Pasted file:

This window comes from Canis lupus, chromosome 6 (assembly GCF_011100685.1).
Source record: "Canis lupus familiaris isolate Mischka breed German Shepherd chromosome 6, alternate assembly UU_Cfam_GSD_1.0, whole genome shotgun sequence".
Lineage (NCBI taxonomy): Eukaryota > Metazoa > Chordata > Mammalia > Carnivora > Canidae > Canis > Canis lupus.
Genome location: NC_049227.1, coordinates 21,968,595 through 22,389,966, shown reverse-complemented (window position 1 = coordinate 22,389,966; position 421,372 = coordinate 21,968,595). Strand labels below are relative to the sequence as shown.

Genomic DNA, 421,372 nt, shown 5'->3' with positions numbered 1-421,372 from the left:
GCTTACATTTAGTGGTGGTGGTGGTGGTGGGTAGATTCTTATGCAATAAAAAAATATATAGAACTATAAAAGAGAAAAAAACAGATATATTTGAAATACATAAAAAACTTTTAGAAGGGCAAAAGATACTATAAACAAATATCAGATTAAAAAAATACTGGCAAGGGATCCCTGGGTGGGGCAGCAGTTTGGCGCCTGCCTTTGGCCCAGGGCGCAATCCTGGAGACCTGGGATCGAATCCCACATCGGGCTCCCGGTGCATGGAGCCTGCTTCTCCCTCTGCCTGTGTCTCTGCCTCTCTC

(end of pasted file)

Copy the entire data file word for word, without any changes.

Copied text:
This window comes from Canis lupus, chromosome 6 (assembly GCF_011100685.1).
Source record: "Canis lupus familiaris isolate Mischka breed German Shepherd chromosome 6, alternate assembly UU_Cfam_GSD_1.0, whole genome shotgun sequence".
Lineage (NCBI taxonomy): Eukaryota > Metazoa > Chordata > Mammalia > Carnivora > Canidae > Canis > Canis lupus.
Genome location: NC_049227.1, coordinates 21,968,595 through 22,389,966, shown reverse-complemented (window position 1 = coordinate 22,389,966; position 421,372 = coordinate 21,968,595). Strand labels below are relative to the sequence as shown.

Genomic DNA, 421,372 nt, shown 5'->3' with positions numbered 1-421,372 from the left:
GCTTACATTTAGTGGTGGTGGTGGTGGTGGGTAGATTCTTATGCAATAAAAAAATATATAGAACTATAAAAGAGAAAAAAACAGATATATTTGAAATACATAAAAAACTTTTAGAAGGGCAAAAGATACTATAAACAAATATCAGATTAAAAAAATACTGGCAAGGGATCCCTGGGTGGGGCAGCAGTTTGGCGCCTGCCTTTGGCCCAGGGCGCAATCCTGGAGACCTGGGATCGAATCCCACATCGGGCTCCCGGTGCATGGAGCCTGCTTCTCCCTCTGCCTGTGTCTCTGCCTCTCTC